‘Start-up nation’ exporting its businesses to American shores

Click photo to download. Caption: The California Israel International Business summit, held by the California Israel Chamber of Commerce on Oct. 22. Credit: California Israel Chamber of Commerce.

By Maayan Jaffe/JNS.org

The “start-up nation”—a nickname Israel earned due to its population’s knack for innovation—is increasingly exporting its culture of entrepreneurship to America.

A 2012 Pew Research Center study showed that as many as 330,000 native-born Israelis were living in the United States, while other estimates peg the total current population of Israeli Americans—including the descendants of those born in Israel—at between 500,000 and 800,000. There are a number of reasons why an Israeli might decide to come to the U.S., but for those who are innovators, entrepreneurs, or businesspeople, the move is often based on necessity. The relatively small market of Israel, a country that is roughly the size of New Jersey, leaves Israeli companies thirsting for opportunities outside of the Holy Land.

“Israel is great place to nurture new ideas. But when they want to scale up, they have to go to the U.S. or Europe,” Benjamin Soffer, head of the Technology Transfer Office at the Haifa-based Technion - Israel Institute of Technology, told JNS.org.

Soffer explained that Israeli companies making the move to the U.S. usually “need to follow the money” and go wherever their top investors are. Others, he said, think more about vertical market opportunities (in which vendors offer their goods and services to a group of customers with specialized needs) or the community and infrastructure that will be available for their families when they arrive in America.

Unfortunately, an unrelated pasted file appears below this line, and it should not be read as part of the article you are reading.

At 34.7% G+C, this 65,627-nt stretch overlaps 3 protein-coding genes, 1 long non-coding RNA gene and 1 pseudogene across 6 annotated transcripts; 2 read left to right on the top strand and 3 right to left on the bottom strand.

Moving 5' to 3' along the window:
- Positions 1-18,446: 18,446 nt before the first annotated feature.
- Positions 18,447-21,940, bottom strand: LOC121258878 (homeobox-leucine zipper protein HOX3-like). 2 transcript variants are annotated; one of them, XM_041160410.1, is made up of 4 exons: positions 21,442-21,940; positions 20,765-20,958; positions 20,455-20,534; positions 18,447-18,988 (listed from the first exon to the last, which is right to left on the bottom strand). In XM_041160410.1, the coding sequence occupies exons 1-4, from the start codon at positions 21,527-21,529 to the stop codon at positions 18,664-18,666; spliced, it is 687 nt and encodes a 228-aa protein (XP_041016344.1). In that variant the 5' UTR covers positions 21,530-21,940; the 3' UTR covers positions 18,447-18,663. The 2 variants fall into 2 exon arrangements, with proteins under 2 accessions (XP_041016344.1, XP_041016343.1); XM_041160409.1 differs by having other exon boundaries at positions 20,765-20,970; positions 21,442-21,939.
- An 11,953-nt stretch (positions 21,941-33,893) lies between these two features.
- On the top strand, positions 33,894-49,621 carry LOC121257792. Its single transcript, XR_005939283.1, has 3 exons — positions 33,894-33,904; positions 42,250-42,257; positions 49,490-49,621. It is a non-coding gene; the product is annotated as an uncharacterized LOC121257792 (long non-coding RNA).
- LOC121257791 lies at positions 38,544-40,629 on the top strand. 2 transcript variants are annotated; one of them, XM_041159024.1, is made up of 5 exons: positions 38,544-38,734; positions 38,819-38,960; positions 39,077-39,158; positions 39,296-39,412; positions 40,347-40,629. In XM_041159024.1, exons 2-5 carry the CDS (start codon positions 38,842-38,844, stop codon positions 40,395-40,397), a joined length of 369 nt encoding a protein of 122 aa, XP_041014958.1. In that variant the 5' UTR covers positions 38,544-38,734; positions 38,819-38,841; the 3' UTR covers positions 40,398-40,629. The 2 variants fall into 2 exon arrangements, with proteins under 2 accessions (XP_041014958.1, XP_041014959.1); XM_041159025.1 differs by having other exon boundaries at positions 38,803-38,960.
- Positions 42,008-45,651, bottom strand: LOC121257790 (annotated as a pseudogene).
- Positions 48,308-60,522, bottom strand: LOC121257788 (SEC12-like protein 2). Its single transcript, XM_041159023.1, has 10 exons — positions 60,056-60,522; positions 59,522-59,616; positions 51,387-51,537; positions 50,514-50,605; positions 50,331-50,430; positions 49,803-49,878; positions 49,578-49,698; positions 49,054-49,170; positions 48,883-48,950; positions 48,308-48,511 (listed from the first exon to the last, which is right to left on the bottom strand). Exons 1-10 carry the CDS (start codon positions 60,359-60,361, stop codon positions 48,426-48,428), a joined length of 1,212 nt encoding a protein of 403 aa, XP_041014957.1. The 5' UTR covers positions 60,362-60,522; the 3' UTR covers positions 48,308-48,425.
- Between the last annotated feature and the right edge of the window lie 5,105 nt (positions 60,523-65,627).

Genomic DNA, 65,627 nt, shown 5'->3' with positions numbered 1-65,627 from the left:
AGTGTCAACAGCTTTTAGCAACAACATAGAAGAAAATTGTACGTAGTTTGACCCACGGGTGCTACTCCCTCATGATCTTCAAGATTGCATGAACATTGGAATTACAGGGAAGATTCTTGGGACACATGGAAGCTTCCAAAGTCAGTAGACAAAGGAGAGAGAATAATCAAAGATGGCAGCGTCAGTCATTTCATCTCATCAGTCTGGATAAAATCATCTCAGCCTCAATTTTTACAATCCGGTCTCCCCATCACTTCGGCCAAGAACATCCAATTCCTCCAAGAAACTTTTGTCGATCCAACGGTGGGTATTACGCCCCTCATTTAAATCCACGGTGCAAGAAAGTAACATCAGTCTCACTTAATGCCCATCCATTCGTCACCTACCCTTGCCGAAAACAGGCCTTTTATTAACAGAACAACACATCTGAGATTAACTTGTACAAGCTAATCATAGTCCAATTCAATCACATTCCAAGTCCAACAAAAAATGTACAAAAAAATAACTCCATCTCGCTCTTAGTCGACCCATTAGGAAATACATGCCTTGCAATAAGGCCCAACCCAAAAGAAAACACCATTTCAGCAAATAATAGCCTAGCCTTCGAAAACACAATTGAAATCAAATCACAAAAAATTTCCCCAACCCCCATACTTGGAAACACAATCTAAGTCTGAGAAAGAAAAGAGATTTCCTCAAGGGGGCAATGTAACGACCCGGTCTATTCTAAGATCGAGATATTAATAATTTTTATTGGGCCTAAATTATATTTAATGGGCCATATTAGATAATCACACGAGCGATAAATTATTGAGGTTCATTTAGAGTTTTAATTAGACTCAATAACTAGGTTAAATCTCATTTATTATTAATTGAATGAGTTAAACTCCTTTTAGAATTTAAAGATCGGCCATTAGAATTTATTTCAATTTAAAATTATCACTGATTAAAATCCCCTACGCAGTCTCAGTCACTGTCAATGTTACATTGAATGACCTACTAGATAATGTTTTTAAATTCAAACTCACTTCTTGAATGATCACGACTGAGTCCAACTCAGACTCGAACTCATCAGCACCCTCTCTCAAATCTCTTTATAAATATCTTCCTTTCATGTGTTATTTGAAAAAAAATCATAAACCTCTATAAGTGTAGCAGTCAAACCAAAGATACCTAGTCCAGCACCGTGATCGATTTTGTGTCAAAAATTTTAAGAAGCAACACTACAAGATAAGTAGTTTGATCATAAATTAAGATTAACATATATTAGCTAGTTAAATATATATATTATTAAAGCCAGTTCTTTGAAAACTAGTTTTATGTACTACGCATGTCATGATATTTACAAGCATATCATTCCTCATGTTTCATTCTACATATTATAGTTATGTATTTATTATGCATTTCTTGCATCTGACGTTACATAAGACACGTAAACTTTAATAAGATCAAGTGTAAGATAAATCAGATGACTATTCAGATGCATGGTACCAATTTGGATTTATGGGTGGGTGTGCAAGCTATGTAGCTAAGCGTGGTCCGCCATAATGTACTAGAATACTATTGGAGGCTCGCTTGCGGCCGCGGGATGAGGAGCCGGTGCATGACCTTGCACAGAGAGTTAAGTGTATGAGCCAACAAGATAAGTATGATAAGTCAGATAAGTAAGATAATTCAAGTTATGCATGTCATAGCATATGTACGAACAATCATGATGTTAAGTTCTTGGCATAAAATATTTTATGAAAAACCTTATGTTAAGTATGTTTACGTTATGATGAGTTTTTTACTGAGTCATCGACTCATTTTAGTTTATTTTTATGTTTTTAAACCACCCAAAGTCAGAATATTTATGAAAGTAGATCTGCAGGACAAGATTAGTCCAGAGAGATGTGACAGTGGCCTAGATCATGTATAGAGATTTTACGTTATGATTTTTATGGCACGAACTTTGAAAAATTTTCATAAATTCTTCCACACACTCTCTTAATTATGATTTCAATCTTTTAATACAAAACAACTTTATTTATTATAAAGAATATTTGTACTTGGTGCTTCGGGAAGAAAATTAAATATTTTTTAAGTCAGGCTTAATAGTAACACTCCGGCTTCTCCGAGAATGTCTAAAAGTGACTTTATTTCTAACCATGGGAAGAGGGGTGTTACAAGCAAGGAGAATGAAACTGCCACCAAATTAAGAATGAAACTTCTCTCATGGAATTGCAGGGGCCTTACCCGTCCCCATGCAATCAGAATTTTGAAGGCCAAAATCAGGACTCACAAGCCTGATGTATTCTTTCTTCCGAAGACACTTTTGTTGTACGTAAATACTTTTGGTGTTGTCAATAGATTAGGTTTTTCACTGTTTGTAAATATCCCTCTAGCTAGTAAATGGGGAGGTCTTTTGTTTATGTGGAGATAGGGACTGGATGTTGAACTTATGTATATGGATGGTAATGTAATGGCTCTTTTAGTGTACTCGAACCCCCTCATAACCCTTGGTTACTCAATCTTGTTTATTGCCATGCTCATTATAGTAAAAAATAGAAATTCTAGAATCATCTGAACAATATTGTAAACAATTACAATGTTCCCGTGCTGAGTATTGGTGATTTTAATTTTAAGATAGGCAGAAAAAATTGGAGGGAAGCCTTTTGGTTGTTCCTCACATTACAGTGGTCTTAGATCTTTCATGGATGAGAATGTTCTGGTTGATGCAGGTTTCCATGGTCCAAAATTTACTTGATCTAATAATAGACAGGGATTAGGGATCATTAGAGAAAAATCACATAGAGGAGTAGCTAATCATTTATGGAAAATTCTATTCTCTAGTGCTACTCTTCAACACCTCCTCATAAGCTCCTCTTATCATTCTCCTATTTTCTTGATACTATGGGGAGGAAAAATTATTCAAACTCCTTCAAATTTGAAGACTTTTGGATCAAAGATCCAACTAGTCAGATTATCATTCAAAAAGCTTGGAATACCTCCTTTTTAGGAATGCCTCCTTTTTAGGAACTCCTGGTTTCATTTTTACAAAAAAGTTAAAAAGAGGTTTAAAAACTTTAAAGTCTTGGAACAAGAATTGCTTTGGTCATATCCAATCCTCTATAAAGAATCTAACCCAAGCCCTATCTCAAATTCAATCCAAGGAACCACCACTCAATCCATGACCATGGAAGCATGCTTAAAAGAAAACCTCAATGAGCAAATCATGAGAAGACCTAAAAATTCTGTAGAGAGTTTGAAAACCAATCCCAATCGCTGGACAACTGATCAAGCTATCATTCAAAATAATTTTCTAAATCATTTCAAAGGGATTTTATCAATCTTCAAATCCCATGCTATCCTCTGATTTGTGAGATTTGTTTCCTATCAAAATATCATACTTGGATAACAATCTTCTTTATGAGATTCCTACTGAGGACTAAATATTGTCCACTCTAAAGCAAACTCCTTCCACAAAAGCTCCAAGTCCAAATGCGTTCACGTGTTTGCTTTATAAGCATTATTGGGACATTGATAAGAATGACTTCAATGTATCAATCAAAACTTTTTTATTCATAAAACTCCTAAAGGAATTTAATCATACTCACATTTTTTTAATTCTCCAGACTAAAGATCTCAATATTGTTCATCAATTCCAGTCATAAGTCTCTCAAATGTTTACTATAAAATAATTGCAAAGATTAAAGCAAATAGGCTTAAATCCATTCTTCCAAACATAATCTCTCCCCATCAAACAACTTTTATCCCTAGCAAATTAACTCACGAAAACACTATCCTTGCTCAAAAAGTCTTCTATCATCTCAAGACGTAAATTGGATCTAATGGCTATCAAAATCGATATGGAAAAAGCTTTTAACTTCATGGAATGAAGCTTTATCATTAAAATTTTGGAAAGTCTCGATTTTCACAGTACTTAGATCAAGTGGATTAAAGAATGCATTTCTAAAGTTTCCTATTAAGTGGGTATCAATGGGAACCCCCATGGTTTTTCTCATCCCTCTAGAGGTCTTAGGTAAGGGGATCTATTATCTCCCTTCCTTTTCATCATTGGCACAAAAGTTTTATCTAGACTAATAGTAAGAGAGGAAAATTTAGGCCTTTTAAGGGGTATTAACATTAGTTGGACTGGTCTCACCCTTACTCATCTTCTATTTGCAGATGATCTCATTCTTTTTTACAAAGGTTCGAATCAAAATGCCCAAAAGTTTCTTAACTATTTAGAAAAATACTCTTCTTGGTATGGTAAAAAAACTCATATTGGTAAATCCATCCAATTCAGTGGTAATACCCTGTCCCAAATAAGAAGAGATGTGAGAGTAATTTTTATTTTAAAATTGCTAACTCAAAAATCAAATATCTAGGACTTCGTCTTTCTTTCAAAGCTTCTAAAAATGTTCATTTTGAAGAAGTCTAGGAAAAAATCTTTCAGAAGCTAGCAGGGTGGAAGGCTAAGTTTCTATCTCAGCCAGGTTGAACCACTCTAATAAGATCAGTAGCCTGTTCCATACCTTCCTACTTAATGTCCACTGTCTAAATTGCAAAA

There are now a dozen Israeli American chambers of commerce around the U.S. to assist companies arriving here from the Jewish state, according to a list on the website of the Association of American-Israel Chambers of Commerce. These organizations try to make the Israeli companies’ landings softer, but also understand that recruiting Israeli thought leaders is beneficial for their U.S. states’ economies.

Click photo to download. Caption: The California Israel International Business summit, held by the California Israel Chamber of Commerce on Oct. 22. Credit: California Israel Chamber of Commerce.

“Israel is one of the world’s leaders in innovation and there is a competition to get them to your state,” said Vered Nohi-Becker, head of the Philadelphia Israel Chamber of Commerce. “We want them to come here to create good, innovative jobs here, and to help our economy grow. It is extremely lucrative for local companies to explore collaborations with Israeli companies.”

“We need to market ourselves to attract those companies,” she told JNS.org.

Ayal Vogel—vice president of business development for RADiflow, a New Jersey-based Israeli company that creates secure communication networks for infrastructure such as transportation systems—said there are three major factors that influence where Israelis decide to do business in the U.S., and none of them have to do with tax rates or event cost of living. They are the estimated vertical market, meaning the customer base; flexibility of the location, meaning how close its proximity to an international airport with a direct flight to Israel; and the people—are there other Israelis living there, and will the Israeli entrepreneur’s family be happy while he or she focuses on developing the company?

“We look to be away from home but at home,” said Vogel. “Your friends turn into family, so we look for well-established cities and towns that have Israeli people like us.”